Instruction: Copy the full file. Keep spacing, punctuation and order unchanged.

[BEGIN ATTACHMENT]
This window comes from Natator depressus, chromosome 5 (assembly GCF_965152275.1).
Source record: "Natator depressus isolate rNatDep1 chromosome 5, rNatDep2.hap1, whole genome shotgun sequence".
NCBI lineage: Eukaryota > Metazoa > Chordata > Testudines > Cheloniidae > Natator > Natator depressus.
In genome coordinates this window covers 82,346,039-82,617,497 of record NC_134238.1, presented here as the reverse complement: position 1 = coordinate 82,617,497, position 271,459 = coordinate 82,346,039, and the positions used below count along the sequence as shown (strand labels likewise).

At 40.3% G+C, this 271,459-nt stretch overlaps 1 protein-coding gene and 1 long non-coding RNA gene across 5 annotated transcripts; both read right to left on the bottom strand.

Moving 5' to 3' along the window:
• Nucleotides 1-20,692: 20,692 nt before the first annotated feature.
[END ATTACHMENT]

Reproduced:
This window comes from Natator depressus, chromosome 5 (assembly GCF_965152275.1).
Source record: "Natator depressus isolate rNatDep1 chromosome 5, rNatDep2.hap1, whole genome shotgun sequence".
NCBI lineage: Eukaryota > Metazoa > Chordata > Testudines > Cheloniidae > Natator > Natator depressus.
In genome coordinates this window covers 82,346,039-82,617,497 of record NC_134238.1, presented here as the reverse complement: position 1 = coordinate 82,617,497, position 271,459 = coordinate 82,346,039, and the positions used below count along the sequence as shown (strand labels likewise).

At 40.3% G+C, this 271,459-nt stretch overlaps 1 protein-coding gene and 1 long non-coding RNA gene across 5 annotated transcripts; both read right to left on the bottom strand.

Moving 5' to 3' along the window:
• Nucleotides 1-20,692: 20,692 nt before the first annotated feature.